. Governor Branstad resigned on May 24, 2017 to become the United States Ambassador to China. He held the title of
Governor of Iowa A governor is, in most cases, a public official with the power to govern the executive branch The executive is the branch of government exercising authority in and holding Moral responsibility, responsibility for the governance of a State (p ...
for 22 years. On December 14, 2015, he became the longest-serving governor in US history, breaking the record held by George Clinton of
New York New York most commonly refers to: * New York City, the most populous city in the United States, located in the state of New York * New York (state), a state in the northeastern United States New York may also refer to: Film and television * New ...
, who served 21 years from 1777 to 1795 and from 1801 to 1804. The shortest-serving governor of all time was
Hiram Bingham III Hiram Bingham III (November 19, 1875 – June 6, 1956) was an American academic, explorer, and politician. He made public the existence of the Inca The Inca Empire ( qu, Tawantinsuyu,  "four parts together"), also known as the Incan E ...
of
Connecticut Connecticut () is the southernmost state in the New England region of the United States. As of the 2010 United States census, 2010 Census, it has the highest per-capita income, second-highest level of List of U.S. states and territories by H ...
, who served for one day between January 7 and January 8, 1925, following the suicide of
Frank Bosworth Brandegee
Frank Bosworth Brandegee
. In the majority but some of the states and territories, term limit laws cap a governor's tenure.


Age

The oldest current governor is
Kay Ivey Kay Ellen Ivey (born October 15, 1944) is an American politician serving as the 54th and current governor of Alabama A governor is, in most cases, a public official with the power to govern the executive branch The executive is the branch of ...

Kay Ivey
of
Alabama (We dare defend our rights) , anthem = "Alabama (We dare defend our rights) , anthem = "Alabama (state song), Alabama" , image_map = Alabama in United States.svg , seat ...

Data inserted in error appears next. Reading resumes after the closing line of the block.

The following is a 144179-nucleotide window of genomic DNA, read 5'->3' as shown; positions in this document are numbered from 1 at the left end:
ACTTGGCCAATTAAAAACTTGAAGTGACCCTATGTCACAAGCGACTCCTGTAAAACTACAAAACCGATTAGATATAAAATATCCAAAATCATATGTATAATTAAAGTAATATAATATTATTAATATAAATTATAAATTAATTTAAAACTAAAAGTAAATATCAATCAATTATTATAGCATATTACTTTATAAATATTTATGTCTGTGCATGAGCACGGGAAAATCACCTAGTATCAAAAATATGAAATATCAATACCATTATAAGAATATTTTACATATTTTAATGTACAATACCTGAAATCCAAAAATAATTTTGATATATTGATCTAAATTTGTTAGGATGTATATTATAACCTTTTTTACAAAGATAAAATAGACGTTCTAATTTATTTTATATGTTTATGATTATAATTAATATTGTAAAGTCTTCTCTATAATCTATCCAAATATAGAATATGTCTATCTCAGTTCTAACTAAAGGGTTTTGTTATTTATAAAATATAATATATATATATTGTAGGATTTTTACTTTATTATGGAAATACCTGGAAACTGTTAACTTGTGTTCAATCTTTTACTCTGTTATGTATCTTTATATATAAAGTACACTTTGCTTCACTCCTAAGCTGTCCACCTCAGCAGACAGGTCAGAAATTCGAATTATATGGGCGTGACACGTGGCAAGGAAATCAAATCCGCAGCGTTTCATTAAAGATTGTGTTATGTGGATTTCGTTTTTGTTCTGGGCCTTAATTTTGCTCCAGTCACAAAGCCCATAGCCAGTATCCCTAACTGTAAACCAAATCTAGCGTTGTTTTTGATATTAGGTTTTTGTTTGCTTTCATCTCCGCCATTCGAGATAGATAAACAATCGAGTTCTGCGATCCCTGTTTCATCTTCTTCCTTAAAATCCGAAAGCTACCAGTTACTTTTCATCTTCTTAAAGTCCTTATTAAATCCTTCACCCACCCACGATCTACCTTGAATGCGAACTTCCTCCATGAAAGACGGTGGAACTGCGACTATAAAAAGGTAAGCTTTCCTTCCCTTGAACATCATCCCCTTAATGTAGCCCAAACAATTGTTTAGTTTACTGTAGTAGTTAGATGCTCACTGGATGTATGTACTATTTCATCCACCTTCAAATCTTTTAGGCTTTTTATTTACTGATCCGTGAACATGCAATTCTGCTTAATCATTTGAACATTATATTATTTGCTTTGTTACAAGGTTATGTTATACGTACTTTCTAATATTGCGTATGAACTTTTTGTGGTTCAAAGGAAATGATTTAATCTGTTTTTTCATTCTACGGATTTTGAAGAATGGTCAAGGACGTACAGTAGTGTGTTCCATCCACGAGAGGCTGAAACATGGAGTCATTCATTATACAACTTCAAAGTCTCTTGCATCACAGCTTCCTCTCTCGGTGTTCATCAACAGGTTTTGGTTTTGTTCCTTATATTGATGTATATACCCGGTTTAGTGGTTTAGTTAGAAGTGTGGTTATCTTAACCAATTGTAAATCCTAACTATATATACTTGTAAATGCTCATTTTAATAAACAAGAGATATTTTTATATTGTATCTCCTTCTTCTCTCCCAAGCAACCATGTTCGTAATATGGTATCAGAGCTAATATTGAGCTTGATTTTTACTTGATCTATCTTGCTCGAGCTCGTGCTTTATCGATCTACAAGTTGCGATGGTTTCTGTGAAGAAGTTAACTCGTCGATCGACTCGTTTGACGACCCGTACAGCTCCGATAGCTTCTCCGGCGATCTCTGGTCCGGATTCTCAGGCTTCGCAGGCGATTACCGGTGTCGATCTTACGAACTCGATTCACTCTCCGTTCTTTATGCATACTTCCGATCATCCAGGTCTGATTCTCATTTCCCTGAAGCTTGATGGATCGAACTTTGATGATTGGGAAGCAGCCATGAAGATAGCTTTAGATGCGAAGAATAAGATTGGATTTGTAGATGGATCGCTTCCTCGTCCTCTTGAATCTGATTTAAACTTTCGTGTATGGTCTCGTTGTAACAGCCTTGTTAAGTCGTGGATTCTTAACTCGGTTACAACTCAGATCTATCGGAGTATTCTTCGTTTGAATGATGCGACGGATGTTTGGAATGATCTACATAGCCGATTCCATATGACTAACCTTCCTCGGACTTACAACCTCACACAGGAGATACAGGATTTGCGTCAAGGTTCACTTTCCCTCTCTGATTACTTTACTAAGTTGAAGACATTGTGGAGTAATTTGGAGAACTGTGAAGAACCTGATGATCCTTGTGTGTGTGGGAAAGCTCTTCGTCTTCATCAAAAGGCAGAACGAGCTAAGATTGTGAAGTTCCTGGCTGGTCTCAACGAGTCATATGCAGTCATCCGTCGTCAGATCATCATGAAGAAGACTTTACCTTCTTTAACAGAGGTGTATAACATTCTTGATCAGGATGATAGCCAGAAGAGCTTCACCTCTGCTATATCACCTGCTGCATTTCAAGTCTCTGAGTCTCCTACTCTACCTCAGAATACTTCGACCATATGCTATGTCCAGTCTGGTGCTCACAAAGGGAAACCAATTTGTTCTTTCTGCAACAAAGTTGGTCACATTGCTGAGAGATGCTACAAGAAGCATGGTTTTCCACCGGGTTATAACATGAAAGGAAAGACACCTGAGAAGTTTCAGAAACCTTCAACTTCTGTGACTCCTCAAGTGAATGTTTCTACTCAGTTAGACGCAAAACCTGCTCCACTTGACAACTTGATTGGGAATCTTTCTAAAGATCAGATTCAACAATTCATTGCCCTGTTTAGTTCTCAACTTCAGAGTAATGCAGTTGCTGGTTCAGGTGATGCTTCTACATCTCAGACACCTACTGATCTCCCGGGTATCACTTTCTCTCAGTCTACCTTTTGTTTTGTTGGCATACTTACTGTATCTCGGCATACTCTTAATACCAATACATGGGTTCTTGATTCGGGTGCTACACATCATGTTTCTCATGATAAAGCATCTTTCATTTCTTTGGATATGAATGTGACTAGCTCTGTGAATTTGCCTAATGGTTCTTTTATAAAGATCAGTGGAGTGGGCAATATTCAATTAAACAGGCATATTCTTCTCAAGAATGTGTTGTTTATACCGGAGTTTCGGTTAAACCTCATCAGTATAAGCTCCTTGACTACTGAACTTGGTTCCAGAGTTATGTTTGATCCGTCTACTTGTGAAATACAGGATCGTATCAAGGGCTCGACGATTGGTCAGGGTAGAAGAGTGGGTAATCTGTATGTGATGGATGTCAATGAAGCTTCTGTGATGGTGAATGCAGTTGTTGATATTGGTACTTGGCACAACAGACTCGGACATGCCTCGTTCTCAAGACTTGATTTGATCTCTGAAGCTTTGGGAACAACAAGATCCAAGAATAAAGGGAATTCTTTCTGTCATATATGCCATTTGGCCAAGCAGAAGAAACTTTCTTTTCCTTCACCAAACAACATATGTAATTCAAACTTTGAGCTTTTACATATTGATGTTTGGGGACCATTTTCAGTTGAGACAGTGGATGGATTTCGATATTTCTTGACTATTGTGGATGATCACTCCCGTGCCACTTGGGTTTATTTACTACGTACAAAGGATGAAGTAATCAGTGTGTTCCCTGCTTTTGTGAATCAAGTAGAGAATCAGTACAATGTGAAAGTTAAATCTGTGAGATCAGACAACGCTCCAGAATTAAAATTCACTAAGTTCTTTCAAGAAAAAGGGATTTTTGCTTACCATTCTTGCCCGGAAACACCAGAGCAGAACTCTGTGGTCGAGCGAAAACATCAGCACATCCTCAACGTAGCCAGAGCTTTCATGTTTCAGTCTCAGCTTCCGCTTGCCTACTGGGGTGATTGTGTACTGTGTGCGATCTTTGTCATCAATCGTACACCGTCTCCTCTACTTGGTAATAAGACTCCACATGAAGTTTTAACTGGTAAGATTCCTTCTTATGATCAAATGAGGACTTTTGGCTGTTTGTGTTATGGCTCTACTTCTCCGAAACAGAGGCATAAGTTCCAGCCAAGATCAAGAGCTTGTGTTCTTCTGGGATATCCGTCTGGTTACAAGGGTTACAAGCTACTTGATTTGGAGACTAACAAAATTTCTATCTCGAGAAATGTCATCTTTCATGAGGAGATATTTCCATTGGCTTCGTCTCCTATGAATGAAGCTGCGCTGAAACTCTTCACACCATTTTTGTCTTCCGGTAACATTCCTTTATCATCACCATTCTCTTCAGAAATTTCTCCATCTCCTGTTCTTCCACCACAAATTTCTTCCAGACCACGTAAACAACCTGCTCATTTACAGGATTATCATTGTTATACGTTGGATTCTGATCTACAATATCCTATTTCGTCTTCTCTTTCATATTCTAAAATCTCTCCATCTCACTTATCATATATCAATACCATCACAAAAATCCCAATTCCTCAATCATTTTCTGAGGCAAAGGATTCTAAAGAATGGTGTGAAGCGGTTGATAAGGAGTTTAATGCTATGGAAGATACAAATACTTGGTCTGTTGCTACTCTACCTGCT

Alabama
, born on . The youngest current state governor is
Ron DeSantis Ronald Dion DeSantis (born September 14, 1978) is an American politician and attorney serving as the 46th List of governors of Florida, governor of Florida since 2019. A member of the Republican Party (United States), Republican Party, he repr ...
of
Florida Florida is a U.S. state, state located in the Southeastern United States, Southeastern region of the United States. Florida is bordered to the west by the Gulf of Mexico, to the northwest by Alabama, to the north by Georgia (U.S. state), Geor ...

Florida
who was born on . Among territorial governors,
Ralph Torres Ralph Deleon Guerrero Torres (born August 6, 1979) is an American Republican politician A politician is a person active in party politics Politics (from , ) is the set of activities that are associated with making decisions in groups, ...

Ralph Torres
of the
Northern Mariana Islands The Northern Mariana Islands, officially the Commonwealth of the Northern Mariana Islands (CNMI; ch, Sankattan Siha Na Islas Mariånas; cal, Commonwealth Téél Falúw kka Efáng llól Marianas), is an unincorporated territories of the Unit ...

Northern Mariana Islands
is youngest, born on . The youngest person to ever serve as a governor in the United States was
Stevens T. Mason
Stevens T. Mason
of the
Michigan Territory The Territory of Michigan was an organized incorporated territory of the United States that existed from June 30, 1805, until January 26, 1837, when the final extent of the territory was admitted to the United States, Union as the Michigan, Stat ...
, first elected in 1835 having just turned 24. Mason would later become the first governor of the state of
Michigan Michigan () is a state State may refer to: Arts, entertainment, and media Literature * ''State Magazine'', a monthly magazine published by the U.S. Department of State * The State (newspaper), ''The State'' (newspaper), a daily newspaper ...

Michigan
when it was admitted to the Union in January 1837, when he was 25. Mason was re-elected in November 1837, then age 26. The second youngest governor ever elected was
Henry C. Warmoth Henry Clay Warmoth (May 9, 1842 – September 30, 1931) was an American attorney and veteran Civil War officer in the Union Army who was elected governor and state representative of Louisiana. A Republican, he was 26 years old when elected as List ...
of
Louisiana Louisiana (Standard French Standard French (in French: ''le français standard'', ''le français normé'', ''le français neutre'' eutral Frenchor ''le français international'' nternational French is an unofficial term for a standard ...

Louisiana
, who was elected during reconstruction in 1868 at the age of 26. The third youngest governor was
William Sprague IV William Sprague IV (September 12, 1830September 11, 1915) was the 27th Governor of Rhode Island from 1860 to 1863, and U.S. Senator from 1863 to 1875. He participated in the First Battle of Bull Run during the American Civil War while he was a s ...
of
Rhode Island Rhode Island (, like ''road''), officially the State of Rhode Island, is a state in the New England New England is a region comprising six states in the Northeastern United States The Northeastern United States (also referred to as ...